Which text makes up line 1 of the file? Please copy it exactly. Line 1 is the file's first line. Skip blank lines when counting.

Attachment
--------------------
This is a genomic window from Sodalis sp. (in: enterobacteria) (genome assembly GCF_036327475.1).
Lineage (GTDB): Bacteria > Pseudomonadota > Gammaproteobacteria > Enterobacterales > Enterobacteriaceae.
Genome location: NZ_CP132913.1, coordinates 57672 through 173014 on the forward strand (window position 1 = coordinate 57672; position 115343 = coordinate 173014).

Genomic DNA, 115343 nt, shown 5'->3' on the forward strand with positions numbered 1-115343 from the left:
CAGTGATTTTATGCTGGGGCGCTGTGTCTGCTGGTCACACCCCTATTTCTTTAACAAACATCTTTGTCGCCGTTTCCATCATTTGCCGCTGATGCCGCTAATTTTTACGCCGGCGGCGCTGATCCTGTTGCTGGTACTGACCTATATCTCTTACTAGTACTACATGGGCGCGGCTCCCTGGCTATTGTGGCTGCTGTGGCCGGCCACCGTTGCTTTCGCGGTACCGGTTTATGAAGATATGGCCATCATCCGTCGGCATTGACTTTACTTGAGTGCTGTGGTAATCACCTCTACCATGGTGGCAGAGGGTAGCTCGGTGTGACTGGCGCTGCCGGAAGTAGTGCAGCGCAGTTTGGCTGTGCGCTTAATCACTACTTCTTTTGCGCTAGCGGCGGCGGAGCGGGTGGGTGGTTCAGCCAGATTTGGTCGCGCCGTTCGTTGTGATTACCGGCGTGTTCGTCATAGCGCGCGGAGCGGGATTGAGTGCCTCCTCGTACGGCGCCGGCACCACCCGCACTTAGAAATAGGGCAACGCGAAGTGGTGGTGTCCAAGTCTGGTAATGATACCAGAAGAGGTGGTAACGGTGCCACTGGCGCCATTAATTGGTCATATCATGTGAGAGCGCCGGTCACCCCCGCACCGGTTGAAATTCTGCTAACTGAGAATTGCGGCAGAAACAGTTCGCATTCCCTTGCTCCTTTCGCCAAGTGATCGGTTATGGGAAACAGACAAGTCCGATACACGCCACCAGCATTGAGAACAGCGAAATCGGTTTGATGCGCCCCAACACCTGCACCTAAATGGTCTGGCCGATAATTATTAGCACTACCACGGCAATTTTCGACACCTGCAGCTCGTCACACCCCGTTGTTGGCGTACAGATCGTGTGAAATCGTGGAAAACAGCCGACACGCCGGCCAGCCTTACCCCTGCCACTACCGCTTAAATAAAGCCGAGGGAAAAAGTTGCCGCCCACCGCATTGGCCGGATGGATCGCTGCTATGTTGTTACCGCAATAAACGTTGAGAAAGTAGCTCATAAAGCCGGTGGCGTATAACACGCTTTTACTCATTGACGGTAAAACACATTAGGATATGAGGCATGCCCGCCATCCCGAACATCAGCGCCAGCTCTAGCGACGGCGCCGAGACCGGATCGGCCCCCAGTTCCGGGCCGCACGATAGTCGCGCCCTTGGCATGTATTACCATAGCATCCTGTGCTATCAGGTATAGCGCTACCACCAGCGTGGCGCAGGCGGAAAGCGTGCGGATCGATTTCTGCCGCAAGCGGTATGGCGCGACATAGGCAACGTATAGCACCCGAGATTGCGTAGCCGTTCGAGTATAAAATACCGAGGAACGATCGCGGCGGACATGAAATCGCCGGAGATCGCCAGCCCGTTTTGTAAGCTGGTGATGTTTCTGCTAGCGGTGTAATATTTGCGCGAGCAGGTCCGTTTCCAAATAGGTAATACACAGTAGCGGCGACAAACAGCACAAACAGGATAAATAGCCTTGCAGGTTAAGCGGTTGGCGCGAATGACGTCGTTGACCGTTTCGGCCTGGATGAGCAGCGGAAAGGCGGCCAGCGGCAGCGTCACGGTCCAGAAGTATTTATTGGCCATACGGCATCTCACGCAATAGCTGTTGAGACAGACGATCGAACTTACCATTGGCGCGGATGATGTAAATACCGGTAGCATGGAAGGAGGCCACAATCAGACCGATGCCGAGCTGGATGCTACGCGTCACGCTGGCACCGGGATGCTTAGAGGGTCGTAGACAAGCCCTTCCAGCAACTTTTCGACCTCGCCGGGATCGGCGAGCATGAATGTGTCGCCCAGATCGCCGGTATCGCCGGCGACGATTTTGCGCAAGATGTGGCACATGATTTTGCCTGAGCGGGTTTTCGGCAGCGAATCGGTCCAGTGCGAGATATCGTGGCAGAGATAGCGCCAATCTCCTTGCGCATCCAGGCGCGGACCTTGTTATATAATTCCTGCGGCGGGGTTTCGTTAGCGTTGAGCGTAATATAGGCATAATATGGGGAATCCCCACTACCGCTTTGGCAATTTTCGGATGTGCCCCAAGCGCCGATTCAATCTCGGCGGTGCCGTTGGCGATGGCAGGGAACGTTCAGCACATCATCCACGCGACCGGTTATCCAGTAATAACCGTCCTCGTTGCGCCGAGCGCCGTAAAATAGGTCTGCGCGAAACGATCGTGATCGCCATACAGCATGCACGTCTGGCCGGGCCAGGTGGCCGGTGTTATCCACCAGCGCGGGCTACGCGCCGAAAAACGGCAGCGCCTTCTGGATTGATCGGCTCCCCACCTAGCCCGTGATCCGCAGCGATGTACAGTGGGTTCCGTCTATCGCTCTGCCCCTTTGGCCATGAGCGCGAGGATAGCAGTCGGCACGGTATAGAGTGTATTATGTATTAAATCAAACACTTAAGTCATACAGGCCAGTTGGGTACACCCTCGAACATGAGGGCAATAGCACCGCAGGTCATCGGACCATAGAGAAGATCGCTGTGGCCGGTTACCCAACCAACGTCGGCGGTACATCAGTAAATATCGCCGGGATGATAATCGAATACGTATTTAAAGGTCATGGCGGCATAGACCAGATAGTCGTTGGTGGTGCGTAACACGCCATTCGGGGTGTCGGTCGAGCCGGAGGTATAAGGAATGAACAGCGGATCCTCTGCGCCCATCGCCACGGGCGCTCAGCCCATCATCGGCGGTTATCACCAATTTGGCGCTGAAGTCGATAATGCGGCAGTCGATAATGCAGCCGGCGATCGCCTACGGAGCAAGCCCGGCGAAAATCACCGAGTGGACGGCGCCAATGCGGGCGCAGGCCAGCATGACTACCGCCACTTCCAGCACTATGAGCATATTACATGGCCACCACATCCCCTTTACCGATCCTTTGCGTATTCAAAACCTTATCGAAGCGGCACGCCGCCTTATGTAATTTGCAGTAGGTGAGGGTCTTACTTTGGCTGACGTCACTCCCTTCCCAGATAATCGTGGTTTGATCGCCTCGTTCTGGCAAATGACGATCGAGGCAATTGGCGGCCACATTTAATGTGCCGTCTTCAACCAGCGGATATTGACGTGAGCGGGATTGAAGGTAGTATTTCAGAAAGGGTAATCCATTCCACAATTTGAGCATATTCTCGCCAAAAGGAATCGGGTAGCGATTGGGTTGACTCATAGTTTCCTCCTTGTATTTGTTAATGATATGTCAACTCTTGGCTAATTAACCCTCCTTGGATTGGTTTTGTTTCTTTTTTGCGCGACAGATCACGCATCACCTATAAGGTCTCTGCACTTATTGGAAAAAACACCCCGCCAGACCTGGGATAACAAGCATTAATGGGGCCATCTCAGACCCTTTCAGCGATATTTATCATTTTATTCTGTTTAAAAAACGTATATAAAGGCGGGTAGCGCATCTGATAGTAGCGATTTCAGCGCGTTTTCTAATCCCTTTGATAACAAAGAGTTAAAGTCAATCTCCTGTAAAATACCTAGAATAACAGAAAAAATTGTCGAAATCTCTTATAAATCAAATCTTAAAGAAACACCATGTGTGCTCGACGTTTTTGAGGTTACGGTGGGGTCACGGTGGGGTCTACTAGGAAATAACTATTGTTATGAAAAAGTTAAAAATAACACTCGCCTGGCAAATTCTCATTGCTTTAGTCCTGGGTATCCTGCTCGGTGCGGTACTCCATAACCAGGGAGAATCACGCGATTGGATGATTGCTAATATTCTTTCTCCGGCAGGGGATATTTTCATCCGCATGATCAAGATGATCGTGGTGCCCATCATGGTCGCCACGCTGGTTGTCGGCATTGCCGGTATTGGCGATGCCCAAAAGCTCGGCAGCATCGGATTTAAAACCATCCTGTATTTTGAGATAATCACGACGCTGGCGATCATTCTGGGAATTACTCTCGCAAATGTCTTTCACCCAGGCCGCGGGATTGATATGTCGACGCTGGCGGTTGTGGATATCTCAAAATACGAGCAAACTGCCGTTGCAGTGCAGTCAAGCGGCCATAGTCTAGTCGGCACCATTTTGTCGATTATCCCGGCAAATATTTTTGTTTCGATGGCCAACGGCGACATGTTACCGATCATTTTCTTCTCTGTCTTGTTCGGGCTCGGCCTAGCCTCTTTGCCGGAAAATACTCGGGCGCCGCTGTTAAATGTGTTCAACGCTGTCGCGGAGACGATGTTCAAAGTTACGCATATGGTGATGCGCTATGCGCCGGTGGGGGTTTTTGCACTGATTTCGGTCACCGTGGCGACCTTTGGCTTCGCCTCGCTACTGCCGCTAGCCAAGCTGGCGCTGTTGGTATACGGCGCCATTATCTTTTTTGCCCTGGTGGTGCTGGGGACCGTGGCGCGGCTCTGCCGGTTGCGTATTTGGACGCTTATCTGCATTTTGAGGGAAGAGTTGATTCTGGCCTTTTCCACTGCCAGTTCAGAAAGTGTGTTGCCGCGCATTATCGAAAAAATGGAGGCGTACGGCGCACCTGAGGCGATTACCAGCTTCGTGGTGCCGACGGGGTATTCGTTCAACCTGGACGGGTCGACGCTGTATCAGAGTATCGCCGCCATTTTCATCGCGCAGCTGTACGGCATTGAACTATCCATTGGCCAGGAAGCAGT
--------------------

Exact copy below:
This is a genomic window from Sodalis sp. (in: enterobacteria) (genome assembly GCF_036327475.1).